Getting your Hill Legs

People often talk about getting their sea legs which is really funny, because isn’t balance in the inner ear? So do you get your sea ears?

Your Sea Legs, for ye landlubbers is your ability to handle the swaying of a boat while walking or standing. At least that’s the definition I am sticking with. For those of you who have been on Cruises before know what I am talking about. You on the boat and for about 2-3 days you are walking into walls, bumping into other people, throwing up that $6.95 mixed drink. Then, things become easier. You make it down the hall without bruising your arm or head, upper decks aren’t as scary… but then you get off the boat and the WHOLE island is rocking back and forth! WOAH!

Your Hill legs, or more specifically, your Trail Legs are the legs that runners also need time to acclimated. Running on the road is pretty “easy”, there might be a curb or pothole or something, but for the most part, the road is fairly even and you can navigate well. Your Hill Legs tells your ability to handle big hills. Since your work your upper quads and Hamstring when you run up hills, you have develop these muscles specifically. So, when you are used to running flat and you come to a hill, your legs are extra tired. Those muscles are not conditioned.

When I am asked would I prefer a flat course or a hilly course, I would say 99.9% of the time “hilly”. The reason is that while you are running up hills, you are “resting” the other muscles that are used during flat runs. So, during a flat marathon, you use the same muscles for the entire race, but if you run a hilly course, your core running muscles aren’t always going full speed.

Now, finding the right course with the perfect sized hills is like juggling flaming swords and glass bulbs… blindfolded. Sure it can be done, but you need practice!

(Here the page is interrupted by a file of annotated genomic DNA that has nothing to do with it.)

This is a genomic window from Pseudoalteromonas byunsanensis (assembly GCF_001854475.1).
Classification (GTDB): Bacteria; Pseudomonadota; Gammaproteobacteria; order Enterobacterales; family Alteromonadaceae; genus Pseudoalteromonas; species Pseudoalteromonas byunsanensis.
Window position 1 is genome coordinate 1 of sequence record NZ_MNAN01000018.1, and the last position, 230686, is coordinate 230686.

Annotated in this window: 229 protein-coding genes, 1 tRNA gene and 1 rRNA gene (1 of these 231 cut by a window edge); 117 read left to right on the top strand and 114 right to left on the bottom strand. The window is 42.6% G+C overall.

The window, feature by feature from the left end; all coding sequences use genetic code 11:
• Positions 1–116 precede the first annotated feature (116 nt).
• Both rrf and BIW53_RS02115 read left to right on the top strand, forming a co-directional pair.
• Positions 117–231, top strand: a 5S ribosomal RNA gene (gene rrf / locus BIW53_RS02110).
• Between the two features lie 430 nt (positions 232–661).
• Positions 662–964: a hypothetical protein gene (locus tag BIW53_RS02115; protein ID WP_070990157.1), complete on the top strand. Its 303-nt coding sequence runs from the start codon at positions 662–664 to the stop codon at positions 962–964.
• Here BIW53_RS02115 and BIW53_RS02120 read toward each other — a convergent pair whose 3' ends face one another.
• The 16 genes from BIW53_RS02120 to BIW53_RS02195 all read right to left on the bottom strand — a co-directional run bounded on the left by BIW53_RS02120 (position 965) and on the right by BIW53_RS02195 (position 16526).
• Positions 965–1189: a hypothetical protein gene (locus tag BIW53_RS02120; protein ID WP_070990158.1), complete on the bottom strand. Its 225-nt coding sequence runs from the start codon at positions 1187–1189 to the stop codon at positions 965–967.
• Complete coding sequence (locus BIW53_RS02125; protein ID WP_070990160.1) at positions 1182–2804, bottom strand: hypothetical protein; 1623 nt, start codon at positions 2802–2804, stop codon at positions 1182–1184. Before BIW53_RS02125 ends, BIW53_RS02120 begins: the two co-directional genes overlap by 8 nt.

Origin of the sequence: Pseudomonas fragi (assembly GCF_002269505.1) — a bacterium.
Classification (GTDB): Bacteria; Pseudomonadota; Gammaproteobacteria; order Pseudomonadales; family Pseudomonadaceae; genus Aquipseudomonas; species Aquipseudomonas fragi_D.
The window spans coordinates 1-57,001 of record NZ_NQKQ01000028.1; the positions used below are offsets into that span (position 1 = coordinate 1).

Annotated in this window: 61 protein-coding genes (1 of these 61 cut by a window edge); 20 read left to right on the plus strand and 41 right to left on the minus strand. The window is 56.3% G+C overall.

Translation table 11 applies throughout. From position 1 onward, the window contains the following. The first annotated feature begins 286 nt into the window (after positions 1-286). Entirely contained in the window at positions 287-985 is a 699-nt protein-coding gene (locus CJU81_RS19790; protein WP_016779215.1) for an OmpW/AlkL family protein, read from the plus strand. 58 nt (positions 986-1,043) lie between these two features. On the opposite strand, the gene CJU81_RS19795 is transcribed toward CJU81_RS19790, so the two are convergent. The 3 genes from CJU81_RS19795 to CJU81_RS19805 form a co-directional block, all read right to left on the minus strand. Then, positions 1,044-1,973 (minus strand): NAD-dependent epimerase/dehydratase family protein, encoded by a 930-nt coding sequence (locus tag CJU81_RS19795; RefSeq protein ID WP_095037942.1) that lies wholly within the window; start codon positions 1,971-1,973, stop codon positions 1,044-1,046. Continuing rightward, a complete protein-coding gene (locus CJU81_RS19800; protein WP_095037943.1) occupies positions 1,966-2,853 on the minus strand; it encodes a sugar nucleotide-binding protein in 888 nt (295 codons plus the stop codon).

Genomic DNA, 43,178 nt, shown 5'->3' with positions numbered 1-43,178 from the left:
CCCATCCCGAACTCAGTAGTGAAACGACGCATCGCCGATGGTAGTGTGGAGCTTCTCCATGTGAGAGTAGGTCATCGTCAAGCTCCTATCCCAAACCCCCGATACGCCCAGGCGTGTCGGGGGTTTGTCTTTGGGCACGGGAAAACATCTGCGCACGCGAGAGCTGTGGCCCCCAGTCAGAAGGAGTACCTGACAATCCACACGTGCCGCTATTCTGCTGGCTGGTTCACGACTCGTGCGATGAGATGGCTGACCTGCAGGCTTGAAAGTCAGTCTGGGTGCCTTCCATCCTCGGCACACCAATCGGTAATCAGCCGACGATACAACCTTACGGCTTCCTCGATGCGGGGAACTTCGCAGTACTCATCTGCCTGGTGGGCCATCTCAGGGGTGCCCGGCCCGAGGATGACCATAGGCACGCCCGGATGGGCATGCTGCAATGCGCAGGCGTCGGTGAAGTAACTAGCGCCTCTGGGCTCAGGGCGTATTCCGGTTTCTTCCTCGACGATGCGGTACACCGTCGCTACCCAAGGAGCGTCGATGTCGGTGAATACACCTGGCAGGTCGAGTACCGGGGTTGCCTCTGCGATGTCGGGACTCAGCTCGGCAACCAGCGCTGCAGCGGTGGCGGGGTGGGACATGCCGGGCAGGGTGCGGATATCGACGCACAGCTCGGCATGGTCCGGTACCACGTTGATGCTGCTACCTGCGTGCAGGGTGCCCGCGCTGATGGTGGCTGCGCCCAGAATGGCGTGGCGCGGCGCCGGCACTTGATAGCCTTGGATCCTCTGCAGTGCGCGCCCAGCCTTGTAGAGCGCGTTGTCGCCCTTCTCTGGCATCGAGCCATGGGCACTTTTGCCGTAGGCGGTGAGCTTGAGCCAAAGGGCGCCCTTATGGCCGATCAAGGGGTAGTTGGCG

Trail Legs are legs that traverse the rocky and hilly terrain with ease and grace. This is easier said than done. Plus, if you haven’t done it in a while… it kicks your ass, I mean legs.

I’ve been running for about 10 years and I get delusions of grandeur and think that I am always near or in marathon shape. Being in marathon shape is nice because you can run just about any distance under 5 miles and it always feels “easy”.

Right now… I am NOT in marathon shape.

The plan was to run a local trail near my house for 3 loops of 1 mile and go home. The “big trail” is a wide (maybe 3″) trail that makes a nice look with some great elevation gain and loss. The terrain here isn’t that bad but still you need to be cautious.

About 1/2 mile into the first look, the trail is beating me up. I am having a hard time getting acclimated to the new terrain. Crap. Just 1/2 mile and I am already walking and am having a tough time recovering as well. I am not able to sustain more than 100ft or so before having to walk.

Then my mobile phone rings. Yes, I brought my mobile phone in the serenity of the woods as I needed to be on call in case an AC person called. I talked with My Lovely and Talented Wife for about 10 minutes and the continued with the rest of my run. The rest gave my body the ability to warm-up and hit an “idle” position. Although my legs were still a little uneasy, I still managed to run.

The Concord Park had some new routes and trail and so I am not exactly sure how far I ran. I think that I managed the first mile in 9:50 and so that is the average pace to figure out mileage of the entire run. I do have some maps that may shed some clarity, but really it doesn’t matter that much.

If I ran for 30:51 at a 9:48 pace, that would be 3.15 miles. Good enough for me. One of my goal races, at the end of September, is a 17.5 Trail run in Big South Fork. I am so glad that I am getting out on the trails now and getting acclimated.

About planet3rry

I'm a husband, father and runner in the Knoxville area. I love the way that running makes me feel and how it has changed my thinking. I am always looking for the new PR whether in the 5k or the marathon